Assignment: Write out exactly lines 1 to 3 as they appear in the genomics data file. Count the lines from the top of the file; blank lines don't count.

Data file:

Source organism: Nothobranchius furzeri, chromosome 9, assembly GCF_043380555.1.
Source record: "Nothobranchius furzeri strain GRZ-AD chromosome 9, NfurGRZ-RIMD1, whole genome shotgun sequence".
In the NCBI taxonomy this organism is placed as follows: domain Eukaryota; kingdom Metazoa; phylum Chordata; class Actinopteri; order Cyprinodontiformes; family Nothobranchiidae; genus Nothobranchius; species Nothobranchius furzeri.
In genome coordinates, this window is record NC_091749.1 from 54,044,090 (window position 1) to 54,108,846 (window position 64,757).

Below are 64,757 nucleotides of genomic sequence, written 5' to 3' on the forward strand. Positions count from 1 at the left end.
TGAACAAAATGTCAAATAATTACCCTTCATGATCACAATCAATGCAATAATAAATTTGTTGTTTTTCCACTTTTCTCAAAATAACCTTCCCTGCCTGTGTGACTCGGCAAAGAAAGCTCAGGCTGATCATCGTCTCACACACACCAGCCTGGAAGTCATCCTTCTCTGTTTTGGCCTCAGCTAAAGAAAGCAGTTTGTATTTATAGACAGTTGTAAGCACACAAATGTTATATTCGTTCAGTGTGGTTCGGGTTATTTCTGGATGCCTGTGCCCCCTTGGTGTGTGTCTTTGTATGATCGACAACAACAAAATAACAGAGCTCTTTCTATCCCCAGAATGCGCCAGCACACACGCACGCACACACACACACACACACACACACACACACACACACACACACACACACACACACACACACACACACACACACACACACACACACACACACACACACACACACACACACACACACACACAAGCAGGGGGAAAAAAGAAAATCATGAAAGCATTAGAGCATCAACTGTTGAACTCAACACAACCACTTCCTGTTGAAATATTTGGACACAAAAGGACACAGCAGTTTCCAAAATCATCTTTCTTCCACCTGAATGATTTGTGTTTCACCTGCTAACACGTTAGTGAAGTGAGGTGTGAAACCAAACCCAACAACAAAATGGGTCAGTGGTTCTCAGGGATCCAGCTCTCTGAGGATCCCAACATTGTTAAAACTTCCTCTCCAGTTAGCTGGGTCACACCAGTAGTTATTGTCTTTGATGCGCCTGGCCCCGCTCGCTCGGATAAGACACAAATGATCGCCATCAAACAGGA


Source organism: Nothobranchius furzeri, chromosome 9, assembly GCF_043380555.1.
Source record: "Nothobranchius furzeri strain GRZ-AD chromosome 9, NfurGRZ-RIMD1, whole genome shotgun sequence".
In the NCBI taxonomy this organism is placed as follows: domain Eukaryota; kingdom Metazoa; phylum Chordata; class Actinopteri; order Cyprinodontiformes; family Nothobranchiidae; genus Nothobranchius; species Nothobranchius furzeri.